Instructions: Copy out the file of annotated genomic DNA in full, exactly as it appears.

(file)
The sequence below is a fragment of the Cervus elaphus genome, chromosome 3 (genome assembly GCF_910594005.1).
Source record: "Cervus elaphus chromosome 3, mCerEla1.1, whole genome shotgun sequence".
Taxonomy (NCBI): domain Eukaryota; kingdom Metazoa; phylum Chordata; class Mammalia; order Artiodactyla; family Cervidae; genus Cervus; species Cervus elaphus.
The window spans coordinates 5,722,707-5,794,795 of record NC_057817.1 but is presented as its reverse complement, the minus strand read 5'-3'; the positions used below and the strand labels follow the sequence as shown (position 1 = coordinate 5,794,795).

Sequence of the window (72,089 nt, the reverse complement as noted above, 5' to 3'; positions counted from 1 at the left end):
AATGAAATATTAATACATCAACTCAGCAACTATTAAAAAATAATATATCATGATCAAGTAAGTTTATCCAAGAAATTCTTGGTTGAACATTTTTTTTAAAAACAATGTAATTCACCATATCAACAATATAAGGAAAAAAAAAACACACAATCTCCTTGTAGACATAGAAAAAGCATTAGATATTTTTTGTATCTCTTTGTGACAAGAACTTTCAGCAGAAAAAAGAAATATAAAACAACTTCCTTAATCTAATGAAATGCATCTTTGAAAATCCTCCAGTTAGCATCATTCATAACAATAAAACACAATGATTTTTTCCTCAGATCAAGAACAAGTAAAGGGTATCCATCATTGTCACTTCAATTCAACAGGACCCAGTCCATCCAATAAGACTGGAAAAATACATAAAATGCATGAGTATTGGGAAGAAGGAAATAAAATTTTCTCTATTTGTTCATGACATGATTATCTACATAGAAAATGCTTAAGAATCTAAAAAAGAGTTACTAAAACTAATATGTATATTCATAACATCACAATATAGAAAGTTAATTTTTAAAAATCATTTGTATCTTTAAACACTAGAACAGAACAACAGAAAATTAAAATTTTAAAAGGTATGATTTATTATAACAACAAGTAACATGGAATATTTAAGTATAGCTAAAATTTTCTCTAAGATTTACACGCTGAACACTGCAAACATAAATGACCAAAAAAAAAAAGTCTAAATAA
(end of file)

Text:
The sequence below is a fragment of the Cervus elaphus genome, chromosome 3 (genome assembly GCF_910594005.1).
Source record: "Cervus elaphus chromosome 3, mCerEla1.1, whole genome shotgun sequence".
Taxonomy (NCBI): domain Eukaryota; kingdom Metazoa; phylum Chordata; class Mammalia; order Artiodactyla; family Cervidae; genus Cervus; species Cervus elaphus.
The window spans coordinates 5,722,707-5,794,795 of record NC_057817.1 but is presented as its reverse complement, the minus strand read 5'-3'; the positions used below and the strand labels follow the sequence as shown (position 1 = coordinate 5,794,795).

Sequence of the window (72,089 nt, the reverse complement as noted above, 5' to 3'; positions counted from 1 at the left end):
AATGAAATATTAATACATCAACTCAGCAACTATTAAAAAATAATATATCATGATCAAGTAAGTTTATCCAAGAAATTCTTGGTTGAACATTTTTTTTAAAAACAATGTAATTCACCATATCAACAATATAAGGAAAAAAAAAACACACAATCTCCTTGTAGACATAGAAAAAGCATTAGATATTTTTTGTATCTCTTTGTGACAAGAACTTTCAGCAGAAAAAAGAAATATAAAACAACTTCCTTAATCTAATGAAATGCATCTTTGAAAATCCTCCAGTTAGCATCATTCATAACAATAAAACACAATGATTTTTTCCTCAGATCAAGAACAAGTAAAGGGTATCCATCATTGTCACTTCAATTCAACAGGACCCAGTCCATCCAATAAGACTGGAAAAATACATAAAATGCATGAGTATTGGGAAGAAGGAAATAAAATTTTCTCTATTTGTTCATGACATGATTATCTACATAGAAAATGCTTAAGAATCTAAAAAAGAGTTACTAAAACTAATATGTATATTCATAACATCACAATATAGAAAGTTAATTTTTAAAAATCATTTGTATCTTTAAACACTAGAACAGAACAACAGAAAATTAAAATTTTAAAAGGTATGATTTATTATAACAACAAGTAACATGGAATATTTAAGTATAGCTAAAATTTTCTCTAAGATTTACACGCTGAACACTGCAAACATAAATGACCAAAAAAAAAAAGTCTAAATAA